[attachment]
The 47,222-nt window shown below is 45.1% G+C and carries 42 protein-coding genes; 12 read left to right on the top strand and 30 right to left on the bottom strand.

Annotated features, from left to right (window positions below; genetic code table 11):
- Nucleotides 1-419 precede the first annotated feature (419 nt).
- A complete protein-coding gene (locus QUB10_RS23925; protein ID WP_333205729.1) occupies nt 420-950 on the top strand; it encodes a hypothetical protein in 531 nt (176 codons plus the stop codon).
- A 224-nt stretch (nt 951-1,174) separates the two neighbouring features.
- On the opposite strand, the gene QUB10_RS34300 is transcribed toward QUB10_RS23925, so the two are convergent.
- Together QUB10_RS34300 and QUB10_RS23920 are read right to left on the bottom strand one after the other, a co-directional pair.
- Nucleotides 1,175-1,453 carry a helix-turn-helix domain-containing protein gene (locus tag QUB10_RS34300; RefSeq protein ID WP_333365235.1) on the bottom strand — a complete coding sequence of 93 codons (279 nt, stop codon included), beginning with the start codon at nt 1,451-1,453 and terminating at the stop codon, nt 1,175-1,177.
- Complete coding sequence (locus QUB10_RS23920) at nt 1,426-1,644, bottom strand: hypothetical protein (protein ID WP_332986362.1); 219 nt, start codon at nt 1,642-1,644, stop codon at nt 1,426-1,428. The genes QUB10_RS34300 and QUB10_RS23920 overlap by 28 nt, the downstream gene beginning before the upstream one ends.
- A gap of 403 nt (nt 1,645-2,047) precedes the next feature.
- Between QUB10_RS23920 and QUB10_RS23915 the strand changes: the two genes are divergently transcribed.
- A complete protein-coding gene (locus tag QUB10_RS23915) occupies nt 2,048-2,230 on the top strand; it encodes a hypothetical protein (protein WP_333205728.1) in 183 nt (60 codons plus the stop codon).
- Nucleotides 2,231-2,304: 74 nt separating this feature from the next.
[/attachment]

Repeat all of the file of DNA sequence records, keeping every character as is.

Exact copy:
The 47,222-nt window shown below is 45.1% G+C and carries 42 protein-coding genes; 12 read left to right on the top strand and 30 right to left on the bottom strand.

Annotated features, from left to right (window positions below; genetic code table 11):
- Nucleotides 1-419 precede the first annotated feature (419 nt).
- A complete protein-coding gene (locus QUB10_RS23925; protein ID WP_333205729.1) occupies nt 420-950 on the top strand; it encodes a hypothetical protein in 531 nt (176 codons plus the stop codon).
- A 224-nt stretch (nt 951-1,174) separates the two neighbouring features.
- On the opposite strand, the gene QUB10_RS34300 is transcribed toward QUB10_RS23925, so the two are convergent.
- Together QUB10_RS34300 and QUB10_RS23920 are read right to left on the bottom strand one after the other, a co-directional pair.
- Nucleotides 1,175-1,453 carry a helix-turn-helix domain-containing protein gene (locus tag QUB10_RS34300; RefSeq protein ID WP_333365235.1) on the bottom strand — a complete coding sequence of 93 codons (279 nt, stop codon included), beginning with the start codon at nt 1,451-1,453 and terminating at the stop codon, nt 1,175-1,177.
- Complete coding sequence (locus QUB10_RS23920) at nt 1,426-1,644, bottom strand: hypothetical protein (protein ID WP_332986362.1); 219 nt, start codon at nt 1,642-1,644, stop codon at nt 1,426-1,428. The genes QUB10_RS34300 and QUB10_RS23920 overlap by 28 nt, the downstream gene beginning before the upstream one ends.
- A gap of 403 nt (nt 1,645-2,047) precedes the next feature.
- Between QUB10_RS23920 and QUB10_RS23915 the strand changes: the two genes are divergently transcribed.
- A complete protein-coding gene (locus tag QUB10_RS23915) occupies nt 2,048-2,230 on the top strand; it encodes a hypothetical protein (protein WP_333205728.1) in 183 nt (60 codons plus the stop codon).
- Nucleotides 2,231-2,304: 74 nt separating this feature from the next.